Every week I get together with a group of friends for what is called “School of Community”. “School of Community” (or “S-O-C” as we call it) is the regular small-group gathering of those who follow the ecclesial movement Communion and Liberation. In SoC, we read a spiritual text and share how what is proposed in the text is verified in our experience. It is a way to witness to each other the truth about what we are reading and to recognize where Christ is at work in our lives. In this sharing of life where Christ is the focus, a deep bond of friendship is formed. We come from different backgrounds, but it is Christ that unites us. We normally meet for about an hour and pray night prayer and once a month share a meal together. For the past three months, though, we’ve been having our weekly meetings by Zoom. Last Thursday, after the stay-at-home order was finally lifted, we got together for a cook-out. It was so good to be together! It wasn’t until we sat down for that meal together that I realized how much I missed everyone and really what is special about our time together, i.e., “Who” it was that I was missing and the difference that being together in person makes. Without being really present with each other “in the flesh” (as opposed to being just virtually present through the video conference), the personal encounter that leads to real communion and sharing of life is not possible. On Zoom, we could see each other on the screen. We could hear each other and share our thoughts, but seeing each other in person – being with each other – was profoundly different. The time of separation – the time apart – confirmed for me what it is that I really hunger for and why I follow this movement: what I desire most and find so satisfying is the communion we experience together – communion in Christ. Where two or three are gathered in my name, I am there amongst them, says the Lord. Christ uses our physical bodies to make his presence known. He needs our “flesh” – our humanity – a physical presence – for communion to happen – communion with himself and with each other. What binds us together is not a common philosophy or that we share the same ideas but a presence “in the flesh”.
What we celebrate and proclaim in this Solemnity of the Most Holy Body and Blood of Christ is that Jesus is personally and substantially, i.e., really present in the Holy Eucharist. The Eucharist is not a symbol of Christ. When we receive the Eucharist, we don’t eat bread and drink wine. We “eat the flesh of the Son of Man and drink his blood.” We receive Jesus. Without this real, personal “flesh and blood” presence, we don’t have a real communion and sharing of life. A symbolic or virtual presence is not enough. Only a real, physical presence makes the communion with God possible. “Unless you eat the flesh of the Son of Man and drink his blood, you do not have life within you. Whoever eats my flesh and drinks my blood has eternal life,” says the Lord. Jesus goes on to say, “Whoever eats my flesh and drinks my blood remains in me and I in him. Just as the living Father sent me and I have life because of the Father, so also the one who feeds on me will have life because of me.” Through this Eucharistic eating, we share in the divine life. That is why we call it “Holy Communion.” St. Paul writes to the Corinthians about the celebration of the Eucharist using language that expresses a very real communion with Christ. “The cup of blessing that we bless, is it not a participation in the blood of Christ? The bread that we break, is it not a participation in the body of Christ?” What is translated as “a participation in” comes from the Greek word, koinonia, which means “communion” and conveys the understanding of “intimacy” and “sharing.” In the biblical understanding, “blood” is synonymous with “life”. To share in the blood of Christ – to have communion in his blood, is to share intimately in his life. Paul goes on to say, “Because the loaf of bread is one, we, though many, are one body, for we all partake of the one loaf.” Communion with Christ forms us into one body, the Body of Christ. Union with Christ unites us intimately to one another in a way that is not possible otherwise. Jesus gives us communion with the life of God – the life from the Father. And if we receive life from the same father, that makes us brothers and sisters of one another. Jesus gives us himself in the Eucharist and sends us forth as his body to witness to this communion in our world. Corpus Christi traditionally is celebrated with a procession with the Blessed Sacrament in the streets. This gesture proclaims that the union and communion that we desire – what is not possible by bread alone, i.e., by human striving and material means, has come into the world and won the victory over sin and division. This is the kind of street demonstration that this world needs now.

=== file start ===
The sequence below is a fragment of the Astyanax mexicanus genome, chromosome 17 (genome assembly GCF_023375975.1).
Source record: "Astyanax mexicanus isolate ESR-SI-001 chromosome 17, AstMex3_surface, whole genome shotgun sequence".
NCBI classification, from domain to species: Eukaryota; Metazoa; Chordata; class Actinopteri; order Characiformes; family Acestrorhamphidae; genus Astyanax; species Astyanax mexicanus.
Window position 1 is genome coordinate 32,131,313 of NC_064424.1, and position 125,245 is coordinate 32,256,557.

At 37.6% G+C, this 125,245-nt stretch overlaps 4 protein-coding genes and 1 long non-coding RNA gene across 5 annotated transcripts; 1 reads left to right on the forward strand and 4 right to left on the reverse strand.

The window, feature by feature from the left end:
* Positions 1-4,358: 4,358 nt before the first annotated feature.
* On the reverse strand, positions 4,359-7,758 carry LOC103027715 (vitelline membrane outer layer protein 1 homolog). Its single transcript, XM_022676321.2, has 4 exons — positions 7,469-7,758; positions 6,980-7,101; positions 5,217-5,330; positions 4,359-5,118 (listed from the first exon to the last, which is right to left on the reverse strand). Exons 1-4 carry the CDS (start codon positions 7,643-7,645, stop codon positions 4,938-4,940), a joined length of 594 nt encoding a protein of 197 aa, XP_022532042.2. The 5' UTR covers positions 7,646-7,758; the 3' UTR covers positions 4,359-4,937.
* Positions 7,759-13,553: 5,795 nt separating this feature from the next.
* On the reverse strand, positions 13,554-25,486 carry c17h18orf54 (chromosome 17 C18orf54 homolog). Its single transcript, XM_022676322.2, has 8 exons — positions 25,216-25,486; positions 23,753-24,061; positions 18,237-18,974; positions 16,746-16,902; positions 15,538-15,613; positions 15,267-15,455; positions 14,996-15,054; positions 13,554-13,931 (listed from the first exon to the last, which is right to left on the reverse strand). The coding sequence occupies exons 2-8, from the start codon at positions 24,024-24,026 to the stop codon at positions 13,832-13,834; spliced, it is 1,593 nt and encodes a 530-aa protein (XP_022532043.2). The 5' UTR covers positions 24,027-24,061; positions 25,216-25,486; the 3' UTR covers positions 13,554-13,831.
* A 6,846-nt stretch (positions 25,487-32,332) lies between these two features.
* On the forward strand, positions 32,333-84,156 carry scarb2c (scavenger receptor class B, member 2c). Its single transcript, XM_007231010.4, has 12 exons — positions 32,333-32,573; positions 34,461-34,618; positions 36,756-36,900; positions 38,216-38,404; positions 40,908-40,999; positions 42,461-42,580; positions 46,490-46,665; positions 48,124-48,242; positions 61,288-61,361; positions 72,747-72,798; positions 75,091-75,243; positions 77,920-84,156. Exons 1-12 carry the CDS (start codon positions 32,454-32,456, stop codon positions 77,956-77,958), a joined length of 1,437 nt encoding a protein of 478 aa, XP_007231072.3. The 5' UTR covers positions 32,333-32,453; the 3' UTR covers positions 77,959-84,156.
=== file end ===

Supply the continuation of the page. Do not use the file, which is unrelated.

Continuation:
Can we say that the “affliction” that we have undergone in these months away from Mass has increased our hunger for Christ? Has it clarified the reason for going to Mass and “who” it is that we have missed? Watching the Mass on the internet is good but does not give us the communion we desire. When Christ feeds us with himself – with his Body and Blood… when we have that personal communion with him, then we’ll know what gives our life “life”. May our return back to Mass be a time of renewal for our faith in Christ’s real presence in the Eucharist and move us, as members of his body, to be instruments of unity, peace, and communion in the midst of a fractured and divided world hungering for this peace.